C&A reminds that there are two kinds of Westerns: clean and dirty. Classic westerns are clean: a bit of grime and dust but the actors and landscapes are not defined by the lack of Motel 6s and shampoo: think Shane and the Coen Bros. True Grit (the title defines what I'm referring to). And, then movies like C&A and anything by Sergio Leone: the Old West's cleanliness problems triumphant. Dust, dirt and sweat stained shirts and hats.
Thank goodness my tickets were not for Odorama version playing in the theater next door, but I caught a whiff of prairie dog as I walked past.
Even in the movie's first moments, Daniel Craig makes Pig Pen, from the classic Peanuts comic strips, seem positively Giorgio Armani-ish in comparison. He only lacks the constant trail of dust that is Pig Pen's signature look. There's also a bandit gang in the movie who seem to have wandered over from the set of Blood Meridian. To a man, they are all grimly grimy, stringy filthy hair on their heads and drooping from the bloody, flyblown scalps tied to their saddles, matted beards, funny hats and all. Which is another key differentiator in Westerns: funny looking hats. Classic Westerns: Stetsons and Cavalry hats. C&A and new wave westerns, hatters from hell: stove pipes, floppy shapeless somethings, and, on Daniel Craig: anti-forehead wear.
I know there are lots of exceptions to classical Westerns/classical hattery rule, but, I'm on a roll here... don't get me started on the universal rule of Great Westerns/how pistols are worn.
There is another major star of the movie: our beloved Jack Ryan, Indiana Jones, Dr. Richard Kimble, Han Solo... none other than the now-uber-grizzled Harrison Ford. I should note that all the male characters, with the exception of the Apaches, are grizzled. I think I noticed fashionable two-dayers even on the aliens. Prepare yourself ladies, if you take your significant other, especially if he sports a de rigueur chic almost-beard, to C&A, you are giving free license to a major escalation in general scruffiness.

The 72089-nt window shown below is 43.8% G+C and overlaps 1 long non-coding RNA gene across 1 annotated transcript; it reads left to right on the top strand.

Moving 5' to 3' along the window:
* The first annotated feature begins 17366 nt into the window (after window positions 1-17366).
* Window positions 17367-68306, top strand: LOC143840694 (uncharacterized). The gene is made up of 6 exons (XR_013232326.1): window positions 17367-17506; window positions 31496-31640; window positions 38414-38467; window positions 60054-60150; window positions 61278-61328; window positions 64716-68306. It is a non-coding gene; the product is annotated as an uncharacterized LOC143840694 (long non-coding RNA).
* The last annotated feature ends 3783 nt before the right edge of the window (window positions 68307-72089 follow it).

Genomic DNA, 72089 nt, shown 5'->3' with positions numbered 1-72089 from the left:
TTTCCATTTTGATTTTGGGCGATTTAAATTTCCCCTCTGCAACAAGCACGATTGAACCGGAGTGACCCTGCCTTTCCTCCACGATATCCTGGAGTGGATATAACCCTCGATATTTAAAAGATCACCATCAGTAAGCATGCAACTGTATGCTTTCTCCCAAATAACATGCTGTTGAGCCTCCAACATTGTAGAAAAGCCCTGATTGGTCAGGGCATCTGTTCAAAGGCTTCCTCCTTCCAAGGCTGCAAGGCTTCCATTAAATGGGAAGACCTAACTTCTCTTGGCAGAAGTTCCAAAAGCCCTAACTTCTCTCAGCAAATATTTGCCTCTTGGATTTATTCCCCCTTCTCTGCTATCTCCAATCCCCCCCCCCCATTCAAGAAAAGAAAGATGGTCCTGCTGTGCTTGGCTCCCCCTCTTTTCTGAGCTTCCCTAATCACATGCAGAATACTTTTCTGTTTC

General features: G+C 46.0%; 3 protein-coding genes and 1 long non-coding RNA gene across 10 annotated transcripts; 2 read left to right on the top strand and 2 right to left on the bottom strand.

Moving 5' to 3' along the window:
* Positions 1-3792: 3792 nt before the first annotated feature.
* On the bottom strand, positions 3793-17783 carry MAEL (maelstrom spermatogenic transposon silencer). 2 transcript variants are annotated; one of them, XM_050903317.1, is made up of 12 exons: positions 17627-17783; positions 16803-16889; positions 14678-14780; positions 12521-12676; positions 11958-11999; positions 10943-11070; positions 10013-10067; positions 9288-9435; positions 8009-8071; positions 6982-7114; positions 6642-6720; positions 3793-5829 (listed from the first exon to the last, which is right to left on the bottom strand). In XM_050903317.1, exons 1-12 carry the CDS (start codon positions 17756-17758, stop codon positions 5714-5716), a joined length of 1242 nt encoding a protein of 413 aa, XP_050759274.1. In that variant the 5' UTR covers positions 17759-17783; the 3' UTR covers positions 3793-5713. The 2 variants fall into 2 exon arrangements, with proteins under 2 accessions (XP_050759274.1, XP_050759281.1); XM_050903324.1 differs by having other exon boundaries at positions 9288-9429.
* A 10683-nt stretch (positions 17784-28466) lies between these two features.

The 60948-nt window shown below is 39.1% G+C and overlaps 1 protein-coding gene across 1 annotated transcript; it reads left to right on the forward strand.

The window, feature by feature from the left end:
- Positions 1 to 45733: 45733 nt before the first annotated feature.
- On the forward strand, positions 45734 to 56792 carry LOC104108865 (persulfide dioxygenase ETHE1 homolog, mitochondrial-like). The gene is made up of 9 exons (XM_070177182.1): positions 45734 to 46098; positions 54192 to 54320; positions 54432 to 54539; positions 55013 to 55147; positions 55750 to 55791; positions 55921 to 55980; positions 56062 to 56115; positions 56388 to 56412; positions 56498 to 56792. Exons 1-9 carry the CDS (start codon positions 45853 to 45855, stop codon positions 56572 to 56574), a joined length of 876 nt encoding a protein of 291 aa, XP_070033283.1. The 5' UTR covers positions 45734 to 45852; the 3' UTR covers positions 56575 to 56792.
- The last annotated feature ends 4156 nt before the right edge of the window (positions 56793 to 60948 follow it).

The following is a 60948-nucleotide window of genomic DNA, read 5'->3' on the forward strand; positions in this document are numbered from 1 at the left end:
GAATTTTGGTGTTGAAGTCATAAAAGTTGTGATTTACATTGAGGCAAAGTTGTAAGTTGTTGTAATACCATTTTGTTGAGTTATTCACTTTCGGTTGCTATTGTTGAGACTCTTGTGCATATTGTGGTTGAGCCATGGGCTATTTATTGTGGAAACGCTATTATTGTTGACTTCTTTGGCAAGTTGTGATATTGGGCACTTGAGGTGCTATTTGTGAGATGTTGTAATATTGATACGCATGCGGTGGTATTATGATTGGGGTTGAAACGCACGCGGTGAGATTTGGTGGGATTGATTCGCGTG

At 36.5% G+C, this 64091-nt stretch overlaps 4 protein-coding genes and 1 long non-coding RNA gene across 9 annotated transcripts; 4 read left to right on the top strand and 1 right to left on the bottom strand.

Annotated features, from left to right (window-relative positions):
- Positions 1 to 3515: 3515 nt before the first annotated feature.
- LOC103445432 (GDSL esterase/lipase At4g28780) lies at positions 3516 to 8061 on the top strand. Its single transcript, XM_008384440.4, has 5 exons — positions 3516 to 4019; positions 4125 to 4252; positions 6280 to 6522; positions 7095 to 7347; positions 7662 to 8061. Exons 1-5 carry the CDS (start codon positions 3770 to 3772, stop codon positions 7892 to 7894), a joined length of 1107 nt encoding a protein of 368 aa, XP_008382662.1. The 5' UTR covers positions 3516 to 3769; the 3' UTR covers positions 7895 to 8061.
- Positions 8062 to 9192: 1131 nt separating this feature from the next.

But, I digress.
Mr. Ford gives us his four well-loved facial expressions throughout the movie, usually all four within the time period of a NBA shot clock. The only missing Fordian set piece is his famous leap from an explosion with one hand in front of his face and his familiar open-mouthed rictus. Other than that, Harrison-philes can check off his acting oeuvre: surprise, smirk, fury, glower, and repeat.
Except at the very end of C&A, when a cleaned-up Ford, in semiformal cowboy wear (a shout out to my friend Roger Ebert) complete with oddly banded cowboy hat, positively beams as he tries to take Daniel Craig's hat off to uncover his rumored forehead and eyebrows and is shot dead by Deadly Dan for his temerity.
No, not really.
But, such a conclusion might have made this movie more interesting. In C&A, teams of screenwriters, obviously working in isolation from each other (there's a cut-and-paste vibe to the run of the scenes), funded to the tune of our national debt, with a mandate that sweat and grime suggests verisimilitude, trying to convince us that Apache lances are weapons grade technology against alien hordes, offer us two hours of foreheadless dreck.
No Oscars for this one, but, I predict Vice President Biden will ask that Olivia's teeth be darkened for the DVD release. I will further predict that young women, repulsed by the grizzle, will embrace tradition, and demand a clean shave before dancing cheek to cheek with their inamoratos. And, last but not least, I predict that Daniel Craig will be riding a Maserati rather than a mare when next we see him, forehead, eyebrows and all up on the big screen.